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Recession Survivors: Where Are They Now?

7 older Americans make a comeback — but barely

AARP Driver Safety
Frank Wilkinson lost  his pension as a pilot and his ability to retire

— Photo by José Mandojana

Frank Wilkinson, 91, Clearwater, Fla.

  • The pension that evaporated
  • Former pilot works long and hard into his 90s

As a young airline pilot, Frank Wilkinson imagined he'd eventually retire in comfort on a $120,000-a-year pension. That didn't happen. His airline went bankrupt, taking his pension with it.

So he's worked through his older years, and today, at 91, toils at his two part-time businesses.

"As I get older, my medical expenses will increase; that just happens. I want to be prepared. I'd rather be in a stronger financial position when that happens," Wilkinson says. "But I like to stay busy, too."

His primary business is aimed at his condo complex's snowbirds, people who live in Florida in winter and go north in summer. He charges a weekly or monthly fee to make sure their units are secure while they're away — checking whether water valves are turned off, windows and doors are locked. In his other business, he helps small companies find ways to save money. He collects half of the amount he saves them in a year.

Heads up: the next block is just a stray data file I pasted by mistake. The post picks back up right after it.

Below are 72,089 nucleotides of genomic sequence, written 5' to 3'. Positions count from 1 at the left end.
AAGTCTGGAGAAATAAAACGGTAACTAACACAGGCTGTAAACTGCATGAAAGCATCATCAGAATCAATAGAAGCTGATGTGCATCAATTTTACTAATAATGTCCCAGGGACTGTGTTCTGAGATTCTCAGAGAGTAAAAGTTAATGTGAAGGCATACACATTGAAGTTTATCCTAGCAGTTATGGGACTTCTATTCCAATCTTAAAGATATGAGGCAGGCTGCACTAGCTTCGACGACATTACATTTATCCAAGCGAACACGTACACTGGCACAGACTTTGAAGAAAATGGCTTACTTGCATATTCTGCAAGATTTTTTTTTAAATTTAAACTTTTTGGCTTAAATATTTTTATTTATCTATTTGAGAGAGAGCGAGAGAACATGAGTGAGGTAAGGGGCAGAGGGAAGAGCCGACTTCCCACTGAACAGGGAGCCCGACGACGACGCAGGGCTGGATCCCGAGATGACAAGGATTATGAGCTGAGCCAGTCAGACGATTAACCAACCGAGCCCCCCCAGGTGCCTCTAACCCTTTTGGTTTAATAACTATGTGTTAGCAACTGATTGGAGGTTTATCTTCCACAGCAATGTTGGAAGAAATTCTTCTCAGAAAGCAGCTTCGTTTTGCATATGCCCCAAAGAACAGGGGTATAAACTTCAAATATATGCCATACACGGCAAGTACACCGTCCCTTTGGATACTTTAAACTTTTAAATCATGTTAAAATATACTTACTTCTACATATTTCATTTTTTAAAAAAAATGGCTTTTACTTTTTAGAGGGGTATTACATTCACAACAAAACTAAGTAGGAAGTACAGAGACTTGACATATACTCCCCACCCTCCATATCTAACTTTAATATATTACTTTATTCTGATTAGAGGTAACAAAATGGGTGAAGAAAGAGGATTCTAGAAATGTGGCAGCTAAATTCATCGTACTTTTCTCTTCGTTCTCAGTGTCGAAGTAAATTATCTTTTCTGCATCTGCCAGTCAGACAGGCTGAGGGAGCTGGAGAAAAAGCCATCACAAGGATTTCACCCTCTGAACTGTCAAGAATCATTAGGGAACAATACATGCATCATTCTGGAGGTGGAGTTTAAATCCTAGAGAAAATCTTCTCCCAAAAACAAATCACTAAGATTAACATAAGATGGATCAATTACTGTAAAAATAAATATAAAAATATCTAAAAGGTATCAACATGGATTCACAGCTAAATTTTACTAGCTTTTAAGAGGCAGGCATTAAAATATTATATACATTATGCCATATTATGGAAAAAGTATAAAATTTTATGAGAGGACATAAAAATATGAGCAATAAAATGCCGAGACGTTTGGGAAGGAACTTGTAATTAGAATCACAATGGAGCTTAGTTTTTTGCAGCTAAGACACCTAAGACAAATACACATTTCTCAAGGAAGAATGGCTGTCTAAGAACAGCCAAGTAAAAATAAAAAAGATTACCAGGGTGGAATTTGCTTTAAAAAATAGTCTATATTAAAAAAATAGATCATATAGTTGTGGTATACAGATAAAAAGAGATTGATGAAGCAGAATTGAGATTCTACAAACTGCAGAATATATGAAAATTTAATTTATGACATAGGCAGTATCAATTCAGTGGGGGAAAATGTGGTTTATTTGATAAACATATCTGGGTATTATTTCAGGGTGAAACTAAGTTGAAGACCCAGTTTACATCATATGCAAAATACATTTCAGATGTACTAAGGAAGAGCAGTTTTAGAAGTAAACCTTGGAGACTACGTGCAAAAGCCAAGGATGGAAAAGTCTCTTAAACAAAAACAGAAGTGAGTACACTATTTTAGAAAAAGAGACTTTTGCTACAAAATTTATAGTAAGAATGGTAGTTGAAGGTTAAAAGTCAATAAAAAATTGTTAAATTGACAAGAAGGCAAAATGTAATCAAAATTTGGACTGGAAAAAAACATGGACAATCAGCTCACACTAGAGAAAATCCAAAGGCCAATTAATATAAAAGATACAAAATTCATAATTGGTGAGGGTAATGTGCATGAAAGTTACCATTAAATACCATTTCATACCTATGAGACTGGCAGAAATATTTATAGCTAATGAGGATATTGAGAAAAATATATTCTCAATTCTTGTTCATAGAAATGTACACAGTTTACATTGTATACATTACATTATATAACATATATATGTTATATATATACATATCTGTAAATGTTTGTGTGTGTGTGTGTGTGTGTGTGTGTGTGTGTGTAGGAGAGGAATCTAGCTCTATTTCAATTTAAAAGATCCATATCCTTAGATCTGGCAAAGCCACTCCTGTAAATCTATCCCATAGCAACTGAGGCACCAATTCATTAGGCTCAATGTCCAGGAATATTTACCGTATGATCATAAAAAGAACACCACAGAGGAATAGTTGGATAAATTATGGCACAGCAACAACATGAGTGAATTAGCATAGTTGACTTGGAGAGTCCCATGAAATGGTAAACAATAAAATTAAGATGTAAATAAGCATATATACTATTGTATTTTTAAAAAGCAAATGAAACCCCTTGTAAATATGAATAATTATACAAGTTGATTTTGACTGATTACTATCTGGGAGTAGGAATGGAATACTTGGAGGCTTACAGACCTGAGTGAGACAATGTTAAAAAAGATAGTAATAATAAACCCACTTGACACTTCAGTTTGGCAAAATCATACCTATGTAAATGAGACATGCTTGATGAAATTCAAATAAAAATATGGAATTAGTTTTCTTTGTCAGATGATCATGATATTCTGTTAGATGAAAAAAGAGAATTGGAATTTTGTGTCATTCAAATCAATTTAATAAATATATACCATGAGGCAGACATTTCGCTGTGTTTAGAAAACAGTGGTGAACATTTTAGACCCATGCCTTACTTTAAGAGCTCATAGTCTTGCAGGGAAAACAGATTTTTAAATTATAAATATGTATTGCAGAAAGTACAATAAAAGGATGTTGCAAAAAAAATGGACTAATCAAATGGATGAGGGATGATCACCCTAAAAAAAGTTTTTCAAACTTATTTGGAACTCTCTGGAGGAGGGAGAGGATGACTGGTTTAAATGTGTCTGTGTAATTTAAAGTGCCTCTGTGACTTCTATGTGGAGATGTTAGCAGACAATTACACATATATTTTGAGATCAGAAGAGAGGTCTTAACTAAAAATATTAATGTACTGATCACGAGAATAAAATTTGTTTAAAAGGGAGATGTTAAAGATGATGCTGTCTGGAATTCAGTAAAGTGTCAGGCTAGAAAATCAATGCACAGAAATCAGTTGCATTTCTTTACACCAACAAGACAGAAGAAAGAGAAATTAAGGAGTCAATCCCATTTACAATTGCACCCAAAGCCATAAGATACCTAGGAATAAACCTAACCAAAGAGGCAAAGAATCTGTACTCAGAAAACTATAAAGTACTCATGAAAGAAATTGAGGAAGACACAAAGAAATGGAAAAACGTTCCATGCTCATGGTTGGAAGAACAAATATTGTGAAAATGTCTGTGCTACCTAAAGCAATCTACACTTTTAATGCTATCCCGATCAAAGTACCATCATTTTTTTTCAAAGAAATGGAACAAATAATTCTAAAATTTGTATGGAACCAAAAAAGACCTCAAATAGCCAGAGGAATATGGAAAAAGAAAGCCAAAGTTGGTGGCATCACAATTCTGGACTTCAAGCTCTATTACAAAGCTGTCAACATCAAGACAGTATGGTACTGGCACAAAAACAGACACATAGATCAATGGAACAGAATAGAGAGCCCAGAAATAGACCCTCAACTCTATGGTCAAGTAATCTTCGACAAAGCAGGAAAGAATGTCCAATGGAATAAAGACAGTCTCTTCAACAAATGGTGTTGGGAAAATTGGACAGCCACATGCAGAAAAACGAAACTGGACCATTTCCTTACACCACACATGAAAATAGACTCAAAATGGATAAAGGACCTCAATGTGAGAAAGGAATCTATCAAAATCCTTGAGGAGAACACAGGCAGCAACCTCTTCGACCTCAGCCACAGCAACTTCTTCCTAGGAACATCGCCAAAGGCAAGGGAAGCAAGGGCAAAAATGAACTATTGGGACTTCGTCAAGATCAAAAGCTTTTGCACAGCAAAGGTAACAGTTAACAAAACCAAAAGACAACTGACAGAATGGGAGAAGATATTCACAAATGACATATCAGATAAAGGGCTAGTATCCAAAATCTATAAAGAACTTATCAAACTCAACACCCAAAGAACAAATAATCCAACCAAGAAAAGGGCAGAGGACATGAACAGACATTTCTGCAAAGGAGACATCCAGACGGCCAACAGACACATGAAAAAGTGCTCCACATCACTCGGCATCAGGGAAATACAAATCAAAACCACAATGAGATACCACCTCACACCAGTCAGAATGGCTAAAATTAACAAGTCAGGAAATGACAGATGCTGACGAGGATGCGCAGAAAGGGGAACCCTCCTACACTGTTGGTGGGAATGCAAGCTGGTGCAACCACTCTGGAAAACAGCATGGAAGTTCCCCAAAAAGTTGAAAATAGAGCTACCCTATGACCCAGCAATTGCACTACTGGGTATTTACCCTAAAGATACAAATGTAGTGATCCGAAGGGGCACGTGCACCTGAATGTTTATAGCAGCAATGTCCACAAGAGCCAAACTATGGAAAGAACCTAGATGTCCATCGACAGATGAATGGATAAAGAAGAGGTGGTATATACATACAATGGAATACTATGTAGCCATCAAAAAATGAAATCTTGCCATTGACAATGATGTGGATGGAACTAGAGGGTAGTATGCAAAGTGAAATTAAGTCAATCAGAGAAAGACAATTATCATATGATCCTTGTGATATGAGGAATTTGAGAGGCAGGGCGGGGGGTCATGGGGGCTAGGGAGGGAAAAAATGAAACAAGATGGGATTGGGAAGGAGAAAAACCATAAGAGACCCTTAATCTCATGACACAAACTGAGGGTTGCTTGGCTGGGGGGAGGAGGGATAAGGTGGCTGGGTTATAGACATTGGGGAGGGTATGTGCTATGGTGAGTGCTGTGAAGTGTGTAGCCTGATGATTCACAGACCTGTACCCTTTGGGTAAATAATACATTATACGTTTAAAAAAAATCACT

"I saved one company $3,000 because they were paying too much for liability insurance," he says.

Wilkinson worked for about nine years at a senior employment program administered by the AARP Foundation. He left that job in late 2009 and went to work in January 2010 for the Clearwater Chamber of Commerce, helping mostly tourists navigate the sights of Florida. The hours were long as he helped as many as 240 people a day. "It took a toll on me," he says, and he quit four months later.

Now he concentrates on his businesses. "Everything goes up — maintenance fees go up, taxes go up. I've got to supplement my income."

Carole Fleck is a senior editor at the AARP Bulletin. Brooke Self contributed to this story.

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